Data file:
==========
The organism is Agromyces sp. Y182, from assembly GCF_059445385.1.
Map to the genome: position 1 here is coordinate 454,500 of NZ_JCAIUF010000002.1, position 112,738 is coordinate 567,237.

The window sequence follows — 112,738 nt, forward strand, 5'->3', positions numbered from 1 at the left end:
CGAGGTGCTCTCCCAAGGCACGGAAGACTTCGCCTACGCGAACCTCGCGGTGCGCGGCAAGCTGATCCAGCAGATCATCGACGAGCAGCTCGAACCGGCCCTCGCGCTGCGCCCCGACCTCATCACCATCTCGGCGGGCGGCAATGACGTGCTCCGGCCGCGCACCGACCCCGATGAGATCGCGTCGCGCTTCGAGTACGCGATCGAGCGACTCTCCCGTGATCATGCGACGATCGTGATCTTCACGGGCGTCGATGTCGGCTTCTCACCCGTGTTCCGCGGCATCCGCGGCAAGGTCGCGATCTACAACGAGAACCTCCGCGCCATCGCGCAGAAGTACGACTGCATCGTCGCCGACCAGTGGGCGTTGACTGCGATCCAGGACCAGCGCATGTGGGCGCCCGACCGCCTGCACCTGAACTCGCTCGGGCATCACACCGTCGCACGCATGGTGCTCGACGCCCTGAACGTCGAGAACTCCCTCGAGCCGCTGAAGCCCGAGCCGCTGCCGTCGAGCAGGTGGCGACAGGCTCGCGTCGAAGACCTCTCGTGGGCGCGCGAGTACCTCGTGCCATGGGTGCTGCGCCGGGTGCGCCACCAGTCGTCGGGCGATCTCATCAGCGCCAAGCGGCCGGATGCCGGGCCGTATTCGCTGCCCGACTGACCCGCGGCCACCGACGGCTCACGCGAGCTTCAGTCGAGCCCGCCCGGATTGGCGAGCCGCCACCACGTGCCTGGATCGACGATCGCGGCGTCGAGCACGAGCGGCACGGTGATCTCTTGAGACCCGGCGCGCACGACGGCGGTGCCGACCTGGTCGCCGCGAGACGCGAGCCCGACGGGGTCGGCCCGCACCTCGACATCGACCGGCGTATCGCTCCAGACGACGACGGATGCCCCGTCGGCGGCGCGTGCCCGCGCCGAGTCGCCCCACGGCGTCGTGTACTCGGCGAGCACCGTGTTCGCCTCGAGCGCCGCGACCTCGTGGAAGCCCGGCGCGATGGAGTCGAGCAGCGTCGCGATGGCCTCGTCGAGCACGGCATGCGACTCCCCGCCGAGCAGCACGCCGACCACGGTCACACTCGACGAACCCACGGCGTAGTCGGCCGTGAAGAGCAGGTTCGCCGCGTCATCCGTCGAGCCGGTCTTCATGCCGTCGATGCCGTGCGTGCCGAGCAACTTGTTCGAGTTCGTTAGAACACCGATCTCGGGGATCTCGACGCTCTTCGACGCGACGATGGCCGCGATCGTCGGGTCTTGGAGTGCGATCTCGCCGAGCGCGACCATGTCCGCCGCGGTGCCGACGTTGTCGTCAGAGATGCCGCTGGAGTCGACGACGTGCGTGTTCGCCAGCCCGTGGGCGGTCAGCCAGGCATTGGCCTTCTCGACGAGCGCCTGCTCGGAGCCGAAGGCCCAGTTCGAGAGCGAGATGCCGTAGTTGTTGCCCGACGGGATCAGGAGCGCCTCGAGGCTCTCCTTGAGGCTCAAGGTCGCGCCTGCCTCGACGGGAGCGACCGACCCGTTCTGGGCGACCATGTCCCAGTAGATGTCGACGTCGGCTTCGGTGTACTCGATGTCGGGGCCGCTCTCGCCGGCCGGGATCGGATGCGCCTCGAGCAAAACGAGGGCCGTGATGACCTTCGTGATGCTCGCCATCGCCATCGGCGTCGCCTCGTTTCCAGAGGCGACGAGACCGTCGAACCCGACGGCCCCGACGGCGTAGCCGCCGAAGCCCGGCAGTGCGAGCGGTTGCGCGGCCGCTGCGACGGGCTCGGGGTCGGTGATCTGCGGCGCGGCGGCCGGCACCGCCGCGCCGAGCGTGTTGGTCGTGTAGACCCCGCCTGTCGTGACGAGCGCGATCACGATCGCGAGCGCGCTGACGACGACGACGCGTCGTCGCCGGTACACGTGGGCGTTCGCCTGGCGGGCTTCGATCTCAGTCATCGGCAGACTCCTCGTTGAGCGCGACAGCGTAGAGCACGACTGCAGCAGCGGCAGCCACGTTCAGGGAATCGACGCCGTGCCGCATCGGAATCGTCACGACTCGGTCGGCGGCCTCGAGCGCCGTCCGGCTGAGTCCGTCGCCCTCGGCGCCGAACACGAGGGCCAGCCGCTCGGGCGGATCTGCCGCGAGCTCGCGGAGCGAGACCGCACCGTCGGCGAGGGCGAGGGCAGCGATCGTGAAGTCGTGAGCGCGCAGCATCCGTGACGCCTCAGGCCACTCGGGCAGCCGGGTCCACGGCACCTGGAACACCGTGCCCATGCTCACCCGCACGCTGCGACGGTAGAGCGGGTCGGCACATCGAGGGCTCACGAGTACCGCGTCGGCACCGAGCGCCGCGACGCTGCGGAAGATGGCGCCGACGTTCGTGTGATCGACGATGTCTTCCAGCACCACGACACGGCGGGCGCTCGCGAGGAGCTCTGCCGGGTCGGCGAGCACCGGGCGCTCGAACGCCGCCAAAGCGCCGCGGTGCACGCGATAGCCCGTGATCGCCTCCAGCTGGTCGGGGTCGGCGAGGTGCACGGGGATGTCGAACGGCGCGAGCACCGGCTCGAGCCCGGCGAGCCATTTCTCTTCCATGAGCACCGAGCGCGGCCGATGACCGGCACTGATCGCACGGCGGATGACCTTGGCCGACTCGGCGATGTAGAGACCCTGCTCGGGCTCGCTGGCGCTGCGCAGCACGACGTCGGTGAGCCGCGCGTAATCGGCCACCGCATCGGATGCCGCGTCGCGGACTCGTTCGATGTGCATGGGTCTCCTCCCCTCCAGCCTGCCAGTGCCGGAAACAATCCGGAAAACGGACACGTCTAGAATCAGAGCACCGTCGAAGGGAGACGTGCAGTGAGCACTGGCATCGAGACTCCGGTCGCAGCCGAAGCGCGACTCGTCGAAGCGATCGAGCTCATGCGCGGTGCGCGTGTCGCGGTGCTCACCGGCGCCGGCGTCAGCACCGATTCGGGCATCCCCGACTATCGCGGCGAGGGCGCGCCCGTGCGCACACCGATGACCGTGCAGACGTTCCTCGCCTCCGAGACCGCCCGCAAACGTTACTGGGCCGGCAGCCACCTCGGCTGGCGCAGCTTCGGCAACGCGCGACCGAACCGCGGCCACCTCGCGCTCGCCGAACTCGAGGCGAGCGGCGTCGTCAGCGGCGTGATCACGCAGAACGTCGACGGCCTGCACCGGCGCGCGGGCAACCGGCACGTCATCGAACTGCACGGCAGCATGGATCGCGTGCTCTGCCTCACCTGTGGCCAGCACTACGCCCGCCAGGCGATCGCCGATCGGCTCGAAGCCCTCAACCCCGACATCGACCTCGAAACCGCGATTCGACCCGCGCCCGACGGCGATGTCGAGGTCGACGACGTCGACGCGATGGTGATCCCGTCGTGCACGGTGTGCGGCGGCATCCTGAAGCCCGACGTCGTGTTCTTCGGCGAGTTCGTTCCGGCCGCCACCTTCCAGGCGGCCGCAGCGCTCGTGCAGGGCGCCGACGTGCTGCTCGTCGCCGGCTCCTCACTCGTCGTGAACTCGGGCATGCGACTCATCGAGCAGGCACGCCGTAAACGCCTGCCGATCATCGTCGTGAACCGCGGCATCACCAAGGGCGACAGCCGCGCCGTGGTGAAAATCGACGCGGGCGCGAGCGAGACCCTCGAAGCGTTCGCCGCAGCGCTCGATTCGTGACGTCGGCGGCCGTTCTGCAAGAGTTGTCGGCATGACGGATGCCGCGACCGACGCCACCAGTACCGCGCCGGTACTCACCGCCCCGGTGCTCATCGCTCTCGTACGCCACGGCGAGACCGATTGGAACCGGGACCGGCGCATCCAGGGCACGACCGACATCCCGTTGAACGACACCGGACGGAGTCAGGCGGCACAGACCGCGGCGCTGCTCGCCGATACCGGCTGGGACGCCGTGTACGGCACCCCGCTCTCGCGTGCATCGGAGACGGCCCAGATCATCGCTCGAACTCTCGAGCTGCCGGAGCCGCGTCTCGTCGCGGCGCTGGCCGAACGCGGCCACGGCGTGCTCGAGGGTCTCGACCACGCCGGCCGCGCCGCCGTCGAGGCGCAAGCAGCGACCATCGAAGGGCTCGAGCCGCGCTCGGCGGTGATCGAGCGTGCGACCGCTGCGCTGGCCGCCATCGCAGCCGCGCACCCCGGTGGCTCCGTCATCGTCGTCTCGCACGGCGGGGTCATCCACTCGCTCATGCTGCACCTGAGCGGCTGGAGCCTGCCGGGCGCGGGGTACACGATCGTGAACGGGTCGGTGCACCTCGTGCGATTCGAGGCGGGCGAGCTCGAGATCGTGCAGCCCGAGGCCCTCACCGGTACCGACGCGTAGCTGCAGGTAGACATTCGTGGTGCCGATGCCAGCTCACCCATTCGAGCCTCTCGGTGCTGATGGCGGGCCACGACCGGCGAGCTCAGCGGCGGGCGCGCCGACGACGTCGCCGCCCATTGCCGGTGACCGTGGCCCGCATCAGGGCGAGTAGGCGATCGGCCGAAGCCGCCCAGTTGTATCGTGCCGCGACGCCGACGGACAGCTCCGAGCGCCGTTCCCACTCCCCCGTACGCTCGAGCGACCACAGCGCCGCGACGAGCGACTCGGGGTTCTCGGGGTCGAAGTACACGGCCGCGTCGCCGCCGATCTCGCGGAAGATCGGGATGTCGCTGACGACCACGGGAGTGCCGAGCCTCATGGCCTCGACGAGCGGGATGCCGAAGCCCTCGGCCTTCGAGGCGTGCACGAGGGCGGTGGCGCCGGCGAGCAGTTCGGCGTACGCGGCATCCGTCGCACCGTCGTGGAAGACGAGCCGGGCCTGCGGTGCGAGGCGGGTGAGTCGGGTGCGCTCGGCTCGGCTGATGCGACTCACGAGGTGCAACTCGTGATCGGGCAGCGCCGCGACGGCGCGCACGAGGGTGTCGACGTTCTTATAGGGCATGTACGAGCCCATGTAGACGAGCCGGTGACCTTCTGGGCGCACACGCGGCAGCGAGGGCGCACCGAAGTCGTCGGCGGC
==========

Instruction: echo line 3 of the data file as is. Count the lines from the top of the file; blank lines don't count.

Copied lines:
The window sequence follows — 112,738 nt, forward strand, 5'->3', positions numbered from 1 at the left end: